Plane crash may be related to forced landing of other aircraft
A plane crash in the Santa Monica Mountains on Monday afternoon may be connected to an incident in which a small plane made a forced landing in Westlake Village about the same time, authorities said.
The crash of the plane in rugged terrain near Mulholland Highway and Las Virgenes Road occurred shortly after 2 p.m., about the time that a fixed-wing Cessna 172 RG landed on its belly at the Westlake Golf Course, according to officials.
“It appears that the two incidents may be connected,” Los Angeles County sheriff’s spokesman Steve Whitmore told The Times.
He added that a final determination will be made by the National Transportation Safety Board, which Whitmore said had dispatched a team that was expected to arrive Tuesday morning.
Officials said there were no immediate reports on victims in the crash.
The incident sparked a small fire in the parched mountainside brush, officials said. The brush fire was reported at 2:05 p.m., and that the downed aircraft at Westlake Village was reported five minutes later, according to Whitmore.
Golfer Aaron Jesse said he and his friends were told by a deputy to leave the course. The deputy said authorities were responding to another crash near Mulholland where there were fatalities, according to Jesse.
Firefighters were searching for victims Monday evening and had the one-acre fire about 75% contained, fire officials said. The effort was going slowly because fire crews had to be careful not to destroy any possible evidence as they mopped up the blaze.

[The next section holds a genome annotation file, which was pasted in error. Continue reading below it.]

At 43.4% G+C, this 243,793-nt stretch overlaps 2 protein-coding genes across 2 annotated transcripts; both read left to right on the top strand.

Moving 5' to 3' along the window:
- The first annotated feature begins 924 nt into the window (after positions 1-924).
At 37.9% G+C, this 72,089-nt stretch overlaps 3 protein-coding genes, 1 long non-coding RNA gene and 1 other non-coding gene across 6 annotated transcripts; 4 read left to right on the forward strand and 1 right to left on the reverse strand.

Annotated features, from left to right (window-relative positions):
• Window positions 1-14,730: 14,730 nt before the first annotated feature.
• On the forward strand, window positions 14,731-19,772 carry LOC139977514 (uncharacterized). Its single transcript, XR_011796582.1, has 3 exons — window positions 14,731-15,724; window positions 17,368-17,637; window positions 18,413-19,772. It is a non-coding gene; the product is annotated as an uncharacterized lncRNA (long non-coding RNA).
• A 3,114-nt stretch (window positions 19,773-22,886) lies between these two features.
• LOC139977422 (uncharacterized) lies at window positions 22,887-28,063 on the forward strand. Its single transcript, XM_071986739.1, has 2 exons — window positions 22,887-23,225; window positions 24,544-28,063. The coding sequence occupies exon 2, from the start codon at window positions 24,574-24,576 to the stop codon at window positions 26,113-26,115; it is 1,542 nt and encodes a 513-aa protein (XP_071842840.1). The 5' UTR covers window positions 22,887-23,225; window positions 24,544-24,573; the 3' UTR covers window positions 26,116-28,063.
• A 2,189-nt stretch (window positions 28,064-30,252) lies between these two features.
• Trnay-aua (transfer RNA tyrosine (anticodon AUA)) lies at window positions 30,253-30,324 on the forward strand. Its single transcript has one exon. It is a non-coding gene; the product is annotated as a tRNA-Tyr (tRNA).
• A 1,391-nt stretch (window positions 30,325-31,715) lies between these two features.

“We don’t want to go through there and contaminate any evidence,” Los Angeles County Fire Department Inspector Quvondo Johnson told The Times.
In the Westlake Village incident, the Cessna ended up in the middle of the third fairway, resulting in non-life-threatening injuries to three people, Los Angeles County sheriff’s officials said.
County fire officials and witnesses said the landing gear was still up when the plane came down. Three people were aboard the plane, one of whom complained of back pain and was taken to a hospital.
Jesse, the golfer, told The Times that the plane came in silently and hit the ground with a thud.
He said the plane clipped a tree, which spun the aircraft around 180 degrees. Jesse marveled that the pilot seemed to land gently -- taking out only four inches of grass and dirt.
“Finally being a bad golfer paid off,” Jesse said. “I hit it in the trees to the right. They landed 50 feet to the left of us in the center of the fairway. All we heard was a thud and then he made a gentle bounce and slid down the center of the fairway, veering to the left.”
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